The rich descriptiveness of the scene suggests fiction rather than objective reporting – which is surely what the Aftonbladet, like any respectable newspaper, aspires to offer its readers.

In similarly expressive prose, Boström describes the return of the body, which supposedly took place five days after the ambush and which he says he witnessed. “It was close to midnight when the motor roar from an Israeli military column sounded from the outskirts of Imatin, a small village in the northern parts of the West Bank. The two thousand inhabitants were awake. They were still, waiting, like silent shadows in the dark, some lying upon roofs, others hiding behind curtains, walls, or trees that provided protection during the curfew but still offered a full view toward what would become the grave for the first martyr of the village. The military had shut off the electricity and the area was now a closed-off military zone – not even a cat could move outdoors without risking its life.”

The discerning reader must be puzzled by all this. That “two thousand inhabitants were awake,” prompts the question, how did all the inhabitants know that there was going to be a funeral at midnight? Did the Israeli Army kindly announce the funeral? Also, most of the villagers in Samaria are hard-working folk, laboring in the fields and construction sites during the day. At night most of them sleep very deeply. But suddenly, for benefit of the story, they were all awake and hiding even on rooftops, behind walls and trees – despite the fact that, as Boström himself reports, “not even a cat could move outdoors without risking its life.” And despite the darkness they had “a full view.”

The whole melodramatic description is probably very convincing for any reader who has never been on any military night mission, and who can accept that the Israeli Army is run by a pack of fools. Assuming that organ harvesting is what the Israeli authorities had been up to, is it conceivable that they would have returned bodies in that condition to their families – if at all?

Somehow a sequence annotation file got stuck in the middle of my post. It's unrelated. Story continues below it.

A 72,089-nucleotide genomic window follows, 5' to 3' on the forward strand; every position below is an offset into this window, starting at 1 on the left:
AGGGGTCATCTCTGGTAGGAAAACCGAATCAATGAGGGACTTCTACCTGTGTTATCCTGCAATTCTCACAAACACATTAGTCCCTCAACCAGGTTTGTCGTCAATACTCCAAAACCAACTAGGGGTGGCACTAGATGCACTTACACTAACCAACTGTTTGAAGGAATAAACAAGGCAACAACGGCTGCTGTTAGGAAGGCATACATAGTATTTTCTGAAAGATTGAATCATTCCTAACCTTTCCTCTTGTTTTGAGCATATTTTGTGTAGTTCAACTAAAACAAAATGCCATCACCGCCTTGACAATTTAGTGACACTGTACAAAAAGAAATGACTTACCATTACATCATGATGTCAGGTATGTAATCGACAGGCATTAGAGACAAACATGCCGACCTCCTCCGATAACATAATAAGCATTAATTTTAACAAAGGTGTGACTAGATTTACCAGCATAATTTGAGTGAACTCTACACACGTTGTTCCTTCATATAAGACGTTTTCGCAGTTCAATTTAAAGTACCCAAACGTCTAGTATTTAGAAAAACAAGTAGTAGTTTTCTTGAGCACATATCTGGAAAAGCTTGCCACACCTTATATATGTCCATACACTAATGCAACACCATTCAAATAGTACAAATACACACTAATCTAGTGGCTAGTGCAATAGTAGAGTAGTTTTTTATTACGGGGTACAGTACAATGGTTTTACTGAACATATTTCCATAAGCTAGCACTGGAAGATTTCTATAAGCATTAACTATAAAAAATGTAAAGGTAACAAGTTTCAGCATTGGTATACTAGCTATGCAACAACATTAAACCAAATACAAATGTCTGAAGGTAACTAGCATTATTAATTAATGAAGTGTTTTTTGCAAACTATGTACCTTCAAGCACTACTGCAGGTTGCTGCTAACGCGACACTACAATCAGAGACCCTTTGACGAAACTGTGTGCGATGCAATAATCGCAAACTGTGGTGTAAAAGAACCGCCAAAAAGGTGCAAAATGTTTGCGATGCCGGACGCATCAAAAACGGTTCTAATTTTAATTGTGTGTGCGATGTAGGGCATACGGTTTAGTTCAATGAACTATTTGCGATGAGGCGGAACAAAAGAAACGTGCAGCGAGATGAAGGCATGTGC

I cannot say whether or not Donald Boström actually witnessed what he reported, although his prose puts serious doubts in my mind. But then again, I am biased. Yet bias doesn’t necessarily disqualify the validity of my skepticism. However, to Boström’s credit, following the appearance of the article, he has admitted a number of times in interviews that he has no actual proof that the Israeli Army harvests Palestinians’ organs. This he said in an interview with Israel Radio August 19, 2009, and the Israeli daily, Haaretz, on November 4, 2009. In an interview with the Israeli newspaper Yediot Aharonot, he said that he had not meant to imply that Israeli soldiers were killing Palestinians for their organs, and that “Even the Palestinians don’t say that. What they said is that when the Israeli army returned the bodies, 62 of them had been autopsied and 20 Palestinian families I spoke to were certain that their sons’ organs had been harvested.” He acknowledged he had not personally seen evidence of organ harvesting, since the bodies that were returned to the families were never examined to determine whether organs had been taken: “As far as I know no one examined the bodies. All I’m saying is that this needs to be investigated.”

At least Mr. Boström was able to admit he wasn’t sure about what he had written. It’s one of the hazards of journalism. When a juicy story comes your way, it is hard to not to get carried away and there just isn’t enough time to check every detail. Also, well-developed creative instincts that a writer must have, cloud one’s objectivity. The result is often misinformation, that adds to the nasty image that Israel projects nowadays. And it doesn’t help anyone. Not even the Arabs even though they might think it does.

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Entry filed under: Blogroll, dangeous lies and halftruths, How to avoid Armageddon, In order to survive, Solutions for Palestine, Things not mentioned in the press. Tags: , , , , , , , , , , , , , , .